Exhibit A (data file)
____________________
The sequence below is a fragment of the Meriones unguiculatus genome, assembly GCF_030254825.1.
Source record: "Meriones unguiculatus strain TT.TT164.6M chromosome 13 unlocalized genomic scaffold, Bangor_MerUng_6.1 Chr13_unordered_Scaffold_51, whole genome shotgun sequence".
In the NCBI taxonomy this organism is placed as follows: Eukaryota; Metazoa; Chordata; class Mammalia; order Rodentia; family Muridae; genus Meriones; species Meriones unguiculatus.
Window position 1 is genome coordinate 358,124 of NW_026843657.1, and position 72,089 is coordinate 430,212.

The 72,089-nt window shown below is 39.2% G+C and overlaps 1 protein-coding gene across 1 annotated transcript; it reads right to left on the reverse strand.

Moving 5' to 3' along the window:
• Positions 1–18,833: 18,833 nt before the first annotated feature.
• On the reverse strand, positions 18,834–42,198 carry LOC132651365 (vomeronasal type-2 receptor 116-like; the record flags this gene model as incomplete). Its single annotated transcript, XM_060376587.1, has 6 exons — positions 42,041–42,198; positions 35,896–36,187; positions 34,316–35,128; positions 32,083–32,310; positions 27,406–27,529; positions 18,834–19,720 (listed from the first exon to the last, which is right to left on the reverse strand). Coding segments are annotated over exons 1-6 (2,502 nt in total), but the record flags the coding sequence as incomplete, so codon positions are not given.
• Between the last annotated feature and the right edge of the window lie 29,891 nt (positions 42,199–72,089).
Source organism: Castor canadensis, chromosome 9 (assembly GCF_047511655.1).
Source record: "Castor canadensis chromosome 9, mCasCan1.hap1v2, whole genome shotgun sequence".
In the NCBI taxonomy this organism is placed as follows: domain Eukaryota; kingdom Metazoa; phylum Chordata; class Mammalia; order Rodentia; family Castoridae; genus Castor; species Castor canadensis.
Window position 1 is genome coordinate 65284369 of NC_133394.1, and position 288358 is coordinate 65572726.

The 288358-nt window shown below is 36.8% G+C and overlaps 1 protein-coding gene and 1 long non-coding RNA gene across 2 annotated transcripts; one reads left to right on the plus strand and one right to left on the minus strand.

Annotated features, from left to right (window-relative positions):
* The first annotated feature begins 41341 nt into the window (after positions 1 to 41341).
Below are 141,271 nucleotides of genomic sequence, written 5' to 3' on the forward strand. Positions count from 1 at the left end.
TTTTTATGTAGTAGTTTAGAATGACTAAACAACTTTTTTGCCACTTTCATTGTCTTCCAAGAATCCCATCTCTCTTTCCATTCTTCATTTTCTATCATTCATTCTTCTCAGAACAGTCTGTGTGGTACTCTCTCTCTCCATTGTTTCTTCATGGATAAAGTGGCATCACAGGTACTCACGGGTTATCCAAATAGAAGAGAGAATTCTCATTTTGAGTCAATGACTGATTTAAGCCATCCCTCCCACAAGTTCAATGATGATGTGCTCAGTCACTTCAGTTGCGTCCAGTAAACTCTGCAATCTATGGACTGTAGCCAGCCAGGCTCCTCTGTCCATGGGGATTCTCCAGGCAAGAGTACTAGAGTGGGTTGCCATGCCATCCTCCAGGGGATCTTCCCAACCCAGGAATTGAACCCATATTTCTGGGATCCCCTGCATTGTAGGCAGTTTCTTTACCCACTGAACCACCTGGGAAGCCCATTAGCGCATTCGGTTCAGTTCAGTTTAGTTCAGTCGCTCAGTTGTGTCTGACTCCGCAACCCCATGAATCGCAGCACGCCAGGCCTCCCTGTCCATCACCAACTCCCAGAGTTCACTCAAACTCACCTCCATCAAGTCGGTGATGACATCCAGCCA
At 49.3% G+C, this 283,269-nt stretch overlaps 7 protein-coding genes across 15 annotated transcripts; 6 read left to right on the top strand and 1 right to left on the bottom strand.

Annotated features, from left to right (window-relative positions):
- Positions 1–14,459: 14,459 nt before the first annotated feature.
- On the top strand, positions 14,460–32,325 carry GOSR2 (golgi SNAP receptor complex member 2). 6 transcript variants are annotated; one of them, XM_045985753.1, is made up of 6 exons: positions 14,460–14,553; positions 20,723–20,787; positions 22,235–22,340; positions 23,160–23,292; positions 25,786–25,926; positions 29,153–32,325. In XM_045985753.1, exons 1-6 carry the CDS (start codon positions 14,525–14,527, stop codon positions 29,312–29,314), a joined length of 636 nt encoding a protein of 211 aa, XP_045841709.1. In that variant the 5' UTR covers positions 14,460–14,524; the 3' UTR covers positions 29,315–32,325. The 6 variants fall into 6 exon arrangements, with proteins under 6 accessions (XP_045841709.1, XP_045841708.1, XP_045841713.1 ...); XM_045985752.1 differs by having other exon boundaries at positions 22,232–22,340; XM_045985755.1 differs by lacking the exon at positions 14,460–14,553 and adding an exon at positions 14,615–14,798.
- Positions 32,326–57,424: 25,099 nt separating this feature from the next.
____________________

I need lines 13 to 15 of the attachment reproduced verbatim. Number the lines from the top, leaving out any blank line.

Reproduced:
Window position 1 is genome coordinate 65284369 of NC_133394.1, and position 288358 is coordinate 65572726.

The 288358-nt window shown below is 36.8% G+C and overlaps 1 protein-coding gene and 1 long non-coding RNA gene across 2 annotated transcripts; one reads left to right on the plus strand and one right to left on the minus strand.

Annotated features, from left to right (window-relative positions):